Second language learners recall native language when reading

Jun 01, 2010

(PhysOrg.com) -- Adults fluent in English whose first language is Chinese retrieve their native language when reading in English, according to new research in the June 2 issue of The Journal of Neuroscience. This study suggests that people who learn a second language in adolescence or later recall the sounds of words from their native language.

The scientists who conducted the study, Yan Jing Wu, PhD, and Guillaume Thierry, PhD, of Bangor University in the United Kingdom, said their work helps researchers understand how the brain manages symbols and sounds in different languages. Thierry explained that although most bilingual people believe they function solely in one at any given time, these findings show that it is not necessarily the case.

"Bilingual individuals retrieve information from their native language even when it's not necessary, or, even more surprising, when it is counterproductive, since native language information does not help when reading or listening to words," Thierry said.

To learn how two languages interact in a bilingual mind, the authors asked 90 volunteers — 30 native Chinese speakers, 30 native English speakers, and 30 Chinese-English bilingual adults who learned English after age 12 — to perform a reading and a listening test. The English-speaking volunteers had to decide whether pairs of English words had similar meanings, such as "doctor" and "nurse" or "teacher" and "rabbit." The authors recorded brain activity from placed on participants' scalps to monitor how their brains responded.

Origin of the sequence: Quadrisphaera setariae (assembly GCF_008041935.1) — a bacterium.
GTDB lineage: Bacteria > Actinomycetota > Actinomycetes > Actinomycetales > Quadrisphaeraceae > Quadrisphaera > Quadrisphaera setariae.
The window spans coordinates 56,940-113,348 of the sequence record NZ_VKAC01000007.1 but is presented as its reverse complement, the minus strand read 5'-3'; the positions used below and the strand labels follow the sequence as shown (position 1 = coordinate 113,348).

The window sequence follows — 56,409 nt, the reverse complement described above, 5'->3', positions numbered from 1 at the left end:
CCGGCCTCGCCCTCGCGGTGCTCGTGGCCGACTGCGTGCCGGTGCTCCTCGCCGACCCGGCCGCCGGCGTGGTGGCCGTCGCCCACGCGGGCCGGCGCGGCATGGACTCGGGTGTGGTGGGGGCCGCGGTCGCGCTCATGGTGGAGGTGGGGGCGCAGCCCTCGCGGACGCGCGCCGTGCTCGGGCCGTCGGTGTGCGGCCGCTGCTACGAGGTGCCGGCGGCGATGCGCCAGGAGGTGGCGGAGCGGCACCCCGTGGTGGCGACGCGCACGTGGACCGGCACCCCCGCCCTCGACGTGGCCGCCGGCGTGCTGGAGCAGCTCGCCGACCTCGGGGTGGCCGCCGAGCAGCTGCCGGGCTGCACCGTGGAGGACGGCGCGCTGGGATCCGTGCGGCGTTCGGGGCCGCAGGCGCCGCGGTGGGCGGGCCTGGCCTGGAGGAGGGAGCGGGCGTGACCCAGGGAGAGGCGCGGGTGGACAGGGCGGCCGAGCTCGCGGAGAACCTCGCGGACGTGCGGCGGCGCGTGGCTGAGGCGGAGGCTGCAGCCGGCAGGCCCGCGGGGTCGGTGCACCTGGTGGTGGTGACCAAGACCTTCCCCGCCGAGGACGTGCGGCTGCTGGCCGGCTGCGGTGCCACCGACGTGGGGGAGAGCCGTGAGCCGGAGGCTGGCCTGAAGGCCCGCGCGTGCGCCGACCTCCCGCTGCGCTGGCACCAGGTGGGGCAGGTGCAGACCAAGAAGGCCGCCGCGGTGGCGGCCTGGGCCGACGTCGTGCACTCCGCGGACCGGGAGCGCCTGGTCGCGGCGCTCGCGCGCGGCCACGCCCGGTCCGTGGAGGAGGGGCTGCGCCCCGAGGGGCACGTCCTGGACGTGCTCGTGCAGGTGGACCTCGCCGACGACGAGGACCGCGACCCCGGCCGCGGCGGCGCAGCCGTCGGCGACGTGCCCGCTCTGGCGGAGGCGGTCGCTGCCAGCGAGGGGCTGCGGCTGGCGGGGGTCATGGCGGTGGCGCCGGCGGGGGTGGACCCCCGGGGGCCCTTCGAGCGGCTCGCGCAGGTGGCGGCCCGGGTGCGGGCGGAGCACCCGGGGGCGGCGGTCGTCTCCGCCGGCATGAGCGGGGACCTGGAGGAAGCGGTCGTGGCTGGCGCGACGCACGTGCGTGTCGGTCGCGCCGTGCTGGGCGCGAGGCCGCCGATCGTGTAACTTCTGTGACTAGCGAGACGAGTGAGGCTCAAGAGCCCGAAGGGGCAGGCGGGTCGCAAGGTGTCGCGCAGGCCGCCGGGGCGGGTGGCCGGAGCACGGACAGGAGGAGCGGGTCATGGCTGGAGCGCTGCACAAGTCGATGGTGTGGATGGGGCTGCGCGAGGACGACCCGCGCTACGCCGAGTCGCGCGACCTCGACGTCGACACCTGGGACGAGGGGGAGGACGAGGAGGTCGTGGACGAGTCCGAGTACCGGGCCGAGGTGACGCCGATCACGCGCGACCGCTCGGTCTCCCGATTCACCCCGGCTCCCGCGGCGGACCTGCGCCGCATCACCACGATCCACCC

What the authors didn't tell volunteers was that some English words had the same sounds or similar spelling when translated into Chinese. The results showed the bilingual adults responded to words with related meaning as quickly as native English speakers. However, when English words translated into Chinese had similar sounds and were presented to the bilingual volunteers, a specific wave of called the N400 changed. This suggests that the Chinese language words were being accessed. For example, the unrelated English word pair "experience" and "surprise" translates to "jing yan" and "jing ya."

Michael Chee, MBBS, of Duke-NUS Graduate Medical School in Singapore, who was unaffiliated with the study, said the findings show that even though people who learn a second language later in life are discouraged from directly translating words from their , they may be doing so anyway.

"One limitation of the study is that many older generation English learners from China learned English by memorizing lists of words in what seems like a brute force method of learning," Chee said. "It would be interesting to see if the same results would be obtained if persons learning English earlier were studied."